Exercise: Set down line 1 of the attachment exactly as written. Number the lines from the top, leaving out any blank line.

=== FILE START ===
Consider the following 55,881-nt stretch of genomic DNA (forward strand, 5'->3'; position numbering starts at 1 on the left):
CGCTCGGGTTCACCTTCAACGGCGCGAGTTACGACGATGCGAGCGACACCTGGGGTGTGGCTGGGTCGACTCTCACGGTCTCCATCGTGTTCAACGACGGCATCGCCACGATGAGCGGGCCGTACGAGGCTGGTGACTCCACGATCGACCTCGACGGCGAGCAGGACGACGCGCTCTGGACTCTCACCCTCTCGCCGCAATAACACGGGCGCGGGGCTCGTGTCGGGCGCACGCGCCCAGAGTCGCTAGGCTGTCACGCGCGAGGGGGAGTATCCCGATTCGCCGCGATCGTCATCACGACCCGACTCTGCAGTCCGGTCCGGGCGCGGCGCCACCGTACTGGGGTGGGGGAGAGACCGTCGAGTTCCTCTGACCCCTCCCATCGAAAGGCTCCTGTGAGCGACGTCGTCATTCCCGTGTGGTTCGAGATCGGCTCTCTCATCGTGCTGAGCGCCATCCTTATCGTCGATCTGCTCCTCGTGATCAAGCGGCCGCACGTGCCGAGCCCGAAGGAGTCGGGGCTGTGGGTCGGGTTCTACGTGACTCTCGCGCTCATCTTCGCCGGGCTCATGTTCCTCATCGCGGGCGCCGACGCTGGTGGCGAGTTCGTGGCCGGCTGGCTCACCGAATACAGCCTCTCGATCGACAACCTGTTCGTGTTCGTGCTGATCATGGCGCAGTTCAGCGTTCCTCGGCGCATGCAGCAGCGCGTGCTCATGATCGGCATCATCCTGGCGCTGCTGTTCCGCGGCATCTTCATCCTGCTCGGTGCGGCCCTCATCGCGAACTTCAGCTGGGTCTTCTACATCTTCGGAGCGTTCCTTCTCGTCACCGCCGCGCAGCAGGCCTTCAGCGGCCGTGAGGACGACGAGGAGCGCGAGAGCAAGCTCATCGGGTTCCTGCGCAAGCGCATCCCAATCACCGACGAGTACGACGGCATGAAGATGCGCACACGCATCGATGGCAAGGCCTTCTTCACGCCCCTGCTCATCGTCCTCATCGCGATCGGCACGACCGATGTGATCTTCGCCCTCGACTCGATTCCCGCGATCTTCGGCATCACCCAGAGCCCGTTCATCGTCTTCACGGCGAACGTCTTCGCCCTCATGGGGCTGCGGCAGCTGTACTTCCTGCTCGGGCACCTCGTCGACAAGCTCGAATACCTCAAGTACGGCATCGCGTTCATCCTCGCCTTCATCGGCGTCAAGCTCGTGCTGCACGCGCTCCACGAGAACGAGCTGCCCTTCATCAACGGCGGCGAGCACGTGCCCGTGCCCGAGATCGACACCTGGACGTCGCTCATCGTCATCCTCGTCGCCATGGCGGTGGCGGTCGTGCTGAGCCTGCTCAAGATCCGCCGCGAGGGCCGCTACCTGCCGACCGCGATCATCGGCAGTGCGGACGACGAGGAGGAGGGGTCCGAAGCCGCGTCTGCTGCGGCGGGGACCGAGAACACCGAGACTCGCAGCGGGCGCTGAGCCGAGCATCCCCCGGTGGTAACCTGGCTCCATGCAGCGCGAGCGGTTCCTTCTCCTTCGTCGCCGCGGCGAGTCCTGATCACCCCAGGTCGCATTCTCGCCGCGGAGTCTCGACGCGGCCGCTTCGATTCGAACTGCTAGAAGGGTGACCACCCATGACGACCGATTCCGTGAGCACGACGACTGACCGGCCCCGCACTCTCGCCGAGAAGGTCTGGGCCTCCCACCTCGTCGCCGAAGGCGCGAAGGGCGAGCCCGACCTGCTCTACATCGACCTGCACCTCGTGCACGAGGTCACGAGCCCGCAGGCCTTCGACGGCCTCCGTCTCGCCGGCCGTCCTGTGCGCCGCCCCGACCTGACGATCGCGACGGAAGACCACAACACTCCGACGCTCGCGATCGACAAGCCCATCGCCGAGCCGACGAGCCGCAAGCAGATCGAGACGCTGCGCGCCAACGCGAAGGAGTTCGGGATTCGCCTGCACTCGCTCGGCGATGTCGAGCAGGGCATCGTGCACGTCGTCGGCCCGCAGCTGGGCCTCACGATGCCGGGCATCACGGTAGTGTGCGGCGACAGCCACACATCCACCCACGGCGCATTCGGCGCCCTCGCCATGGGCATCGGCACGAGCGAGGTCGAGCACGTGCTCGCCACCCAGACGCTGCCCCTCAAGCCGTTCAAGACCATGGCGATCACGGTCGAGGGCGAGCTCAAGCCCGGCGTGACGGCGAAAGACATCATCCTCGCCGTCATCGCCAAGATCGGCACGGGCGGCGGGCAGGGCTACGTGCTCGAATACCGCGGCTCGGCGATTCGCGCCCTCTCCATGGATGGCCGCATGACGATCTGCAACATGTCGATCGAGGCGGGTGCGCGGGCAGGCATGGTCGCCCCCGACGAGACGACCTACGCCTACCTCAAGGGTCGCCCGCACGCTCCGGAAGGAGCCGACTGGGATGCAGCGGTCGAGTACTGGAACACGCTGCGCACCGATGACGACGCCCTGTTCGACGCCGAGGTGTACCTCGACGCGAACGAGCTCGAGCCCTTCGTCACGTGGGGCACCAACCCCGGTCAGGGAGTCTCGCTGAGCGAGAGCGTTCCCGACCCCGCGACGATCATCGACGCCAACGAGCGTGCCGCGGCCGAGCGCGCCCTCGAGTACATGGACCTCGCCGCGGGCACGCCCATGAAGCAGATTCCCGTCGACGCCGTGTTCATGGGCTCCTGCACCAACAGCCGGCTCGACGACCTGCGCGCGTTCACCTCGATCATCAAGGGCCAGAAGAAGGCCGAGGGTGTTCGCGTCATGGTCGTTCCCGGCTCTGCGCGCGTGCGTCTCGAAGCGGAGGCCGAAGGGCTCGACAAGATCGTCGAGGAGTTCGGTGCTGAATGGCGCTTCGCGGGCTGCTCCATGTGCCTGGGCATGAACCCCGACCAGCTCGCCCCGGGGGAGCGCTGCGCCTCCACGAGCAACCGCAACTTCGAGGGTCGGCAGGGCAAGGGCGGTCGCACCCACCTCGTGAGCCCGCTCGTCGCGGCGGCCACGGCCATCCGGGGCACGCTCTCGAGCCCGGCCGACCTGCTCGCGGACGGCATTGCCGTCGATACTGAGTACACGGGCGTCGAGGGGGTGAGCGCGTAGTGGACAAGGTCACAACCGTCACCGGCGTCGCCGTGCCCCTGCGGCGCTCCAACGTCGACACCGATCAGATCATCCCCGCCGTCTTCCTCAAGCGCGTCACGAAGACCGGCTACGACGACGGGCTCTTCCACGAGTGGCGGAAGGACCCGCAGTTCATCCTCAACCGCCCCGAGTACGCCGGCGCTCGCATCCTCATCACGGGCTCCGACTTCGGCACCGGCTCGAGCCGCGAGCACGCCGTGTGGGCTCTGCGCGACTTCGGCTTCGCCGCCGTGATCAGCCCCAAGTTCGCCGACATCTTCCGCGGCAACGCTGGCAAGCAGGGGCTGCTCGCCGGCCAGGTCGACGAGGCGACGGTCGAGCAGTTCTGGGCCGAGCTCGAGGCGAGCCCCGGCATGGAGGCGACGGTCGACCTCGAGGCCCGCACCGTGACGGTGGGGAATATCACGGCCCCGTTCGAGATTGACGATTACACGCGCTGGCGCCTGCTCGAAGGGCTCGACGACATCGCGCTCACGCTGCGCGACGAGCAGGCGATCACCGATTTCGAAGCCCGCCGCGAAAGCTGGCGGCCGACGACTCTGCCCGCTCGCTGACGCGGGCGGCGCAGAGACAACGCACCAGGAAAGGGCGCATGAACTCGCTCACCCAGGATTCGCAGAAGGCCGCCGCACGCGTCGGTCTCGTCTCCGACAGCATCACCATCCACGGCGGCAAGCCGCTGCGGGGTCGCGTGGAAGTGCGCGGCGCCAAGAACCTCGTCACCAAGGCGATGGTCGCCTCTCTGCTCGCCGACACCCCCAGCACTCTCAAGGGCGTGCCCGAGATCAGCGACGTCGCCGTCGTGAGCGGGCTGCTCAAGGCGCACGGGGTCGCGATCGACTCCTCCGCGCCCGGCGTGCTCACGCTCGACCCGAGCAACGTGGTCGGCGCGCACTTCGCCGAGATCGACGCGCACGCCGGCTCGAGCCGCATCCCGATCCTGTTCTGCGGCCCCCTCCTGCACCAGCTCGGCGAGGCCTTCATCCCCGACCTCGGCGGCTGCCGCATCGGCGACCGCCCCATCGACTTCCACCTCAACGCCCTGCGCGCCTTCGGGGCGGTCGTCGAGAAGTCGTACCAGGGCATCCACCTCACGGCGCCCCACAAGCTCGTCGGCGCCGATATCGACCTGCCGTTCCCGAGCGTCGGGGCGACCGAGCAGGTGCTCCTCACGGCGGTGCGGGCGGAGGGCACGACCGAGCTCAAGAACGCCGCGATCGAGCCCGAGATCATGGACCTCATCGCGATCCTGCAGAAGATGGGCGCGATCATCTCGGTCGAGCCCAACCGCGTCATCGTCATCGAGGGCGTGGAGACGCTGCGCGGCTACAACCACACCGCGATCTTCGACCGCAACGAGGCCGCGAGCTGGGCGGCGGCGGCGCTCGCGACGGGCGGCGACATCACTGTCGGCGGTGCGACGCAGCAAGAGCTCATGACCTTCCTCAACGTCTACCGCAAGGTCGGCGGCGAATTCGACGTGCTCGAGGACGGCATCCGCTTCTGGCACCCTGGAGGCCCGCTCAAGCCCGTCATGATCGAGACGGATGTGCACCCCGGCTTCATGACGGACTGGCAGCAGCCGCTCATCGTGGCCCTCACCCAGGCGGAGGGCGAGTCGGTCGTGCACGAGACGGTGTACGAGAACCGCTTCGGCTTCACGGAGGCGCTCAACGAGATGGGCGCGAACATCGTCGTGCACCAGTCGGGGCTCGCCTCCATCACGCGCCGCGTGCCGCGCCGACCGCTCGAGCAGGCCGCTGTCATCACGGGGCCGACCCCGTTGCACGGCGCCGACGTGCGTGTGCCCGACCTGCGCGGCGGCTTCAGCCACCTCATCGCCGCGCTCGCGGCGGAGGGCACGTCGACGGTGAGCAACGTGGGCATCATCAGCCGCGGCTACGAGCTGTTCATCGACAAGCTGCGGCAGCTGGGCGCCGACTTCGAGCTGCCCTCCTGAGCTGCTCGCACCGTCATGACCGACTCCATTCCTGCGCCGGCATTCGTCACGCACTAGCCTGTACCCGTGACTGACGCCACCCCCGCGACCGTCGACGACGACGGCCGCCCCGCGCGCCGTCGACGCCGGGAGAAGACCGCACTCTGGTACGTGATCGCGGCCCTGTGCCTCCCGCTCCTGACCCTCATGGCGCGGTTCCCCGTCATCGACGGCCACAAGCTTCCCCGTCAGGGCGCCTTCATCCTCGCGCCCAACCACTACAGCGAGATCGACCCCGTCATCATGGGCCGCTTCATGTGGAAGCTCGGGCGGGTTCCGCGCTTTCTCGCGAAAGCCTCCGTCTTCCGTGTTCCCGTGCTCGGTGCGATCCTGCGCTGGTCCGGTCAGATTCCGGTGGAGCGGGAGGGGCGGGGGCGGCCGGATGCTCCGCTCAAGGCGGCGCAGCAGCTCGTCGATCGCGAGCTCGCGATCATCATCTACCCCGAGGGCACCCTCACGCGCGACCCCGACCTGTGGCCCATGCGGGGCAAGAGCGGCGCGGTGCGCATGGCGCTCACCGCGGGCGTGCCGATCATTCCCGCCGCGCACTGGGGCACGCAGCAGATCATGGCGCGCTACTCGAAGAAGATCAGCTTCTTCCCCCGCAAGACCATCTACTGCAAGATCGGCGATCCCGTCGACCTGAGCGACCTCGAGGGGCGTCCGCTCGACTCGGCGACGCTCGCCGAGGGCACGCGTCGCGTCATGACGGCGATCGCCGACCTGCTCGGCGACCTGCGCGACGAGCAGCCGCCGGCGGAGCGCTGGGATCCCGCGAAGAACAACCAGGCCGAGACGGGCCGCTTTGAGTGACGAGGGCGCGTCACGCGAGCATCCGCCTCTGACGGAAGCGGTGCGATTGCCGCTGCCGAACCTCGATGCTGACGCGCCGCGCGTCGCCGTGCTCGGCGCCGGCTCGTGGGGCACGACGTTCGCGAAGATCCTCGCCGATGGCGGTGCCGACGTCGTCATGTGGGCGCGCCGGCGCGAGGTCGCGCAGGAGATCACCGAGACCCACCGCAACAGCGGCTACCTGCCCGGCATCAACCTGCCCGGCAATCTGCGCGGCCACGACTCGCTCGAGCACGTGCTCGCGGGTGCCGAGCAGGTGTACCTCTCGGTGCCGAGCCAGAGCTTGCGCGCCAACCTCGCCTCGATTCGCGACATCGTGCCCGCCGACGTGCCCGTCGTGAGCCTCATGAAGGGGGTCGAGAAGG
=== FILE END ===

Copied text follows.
Consider the following 55,881-nt stretch of genomic DNA (forward strand, 5'->3'; position numbering starts at 1 on the left):